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RE: Bistahieversor sealeyi, NM tyrannosaurid



David Marjanovic wrote:

<The exact same thing happens all the time in English, except that the spelling 
tries to deny it by putting spaces between the components. Look at the infamous 
three words _Rinderkennzeichnungs- und 
Rindfleischetikettierungsüberwachungsaufgabenübertragungsgesetz_ 
(http://en.wikipedia.org/wiki/Rinderkennzeichnungs-_und_Rindfleischetikettierungs%C3%BCberwachungsaufgaben%C3%BCbertragungsgesetz
 -- yes, that's the English Wikipedia). This monster, unusual even for German, 
translates straightforwardly, one component after the other, into English as 
"Cattle Marking and Beef Labeling Surveillance Duties Delegation Act" by 
insertion of six spaces and Gratuitous Uppercase (and removal of the four 
instances of connecting -s-); nothing has changed grammatically, it's still a 
branched compound noun.

In fact, in my experience, such long words accumulate more easily in written 
English than in German, because written English makes the writer believe that 
they're still legible. :-)>

  Wait, are you you trying to argue that the word you found up there in 
Wikipedia is an English word in any form, even exempting the idea of a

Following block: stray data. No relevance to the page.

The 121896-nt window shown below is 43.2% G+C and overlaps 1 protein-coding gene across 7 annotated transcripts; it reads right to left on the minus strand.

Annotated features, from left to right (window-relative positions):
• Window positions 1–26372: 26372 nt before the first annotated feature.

German-to-English loan word, but that it's an honest-to-God English word? 
Because I'd be suspecting you're smoking hashish just because you found a 
perfect example of what _I_ was talking about in regards to German in an 
English wikipedia (note, not an English dictionary!). Moreover, the article 
clearly indicates that, despite being written in English (as if English 
speakers can only write about things where only their lanmguage is spoken), it 
is an article about a German law in a German state in the German nation. What 
point, again, were you trying to make?

  Unlike German, English tends to transcribe its compounds in rather specific 
ways, when not following loan-words from other languages and therefore their 
rules for compounds (i.e., French or Italian); these compounds almost always 
take the form of a hyphen ( - ) or an apostraphe ( ' ) and generally only occur 
in words in which two nouns are combined for hyphens or articles bound to 
verbs, for apostrophes.

  Oh, and good stab on the lysdexia bit.


Cheers,

Jaime A. Headden

"Innocent, unbiased observation is a myth." --- P.B. Medawar (1969)

"Human beings, who are almost unique in having the ability to learn from the 
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his new way of looking at things." --- Zapp Brannigan (Beast With a Billion 
Backs)
                                          
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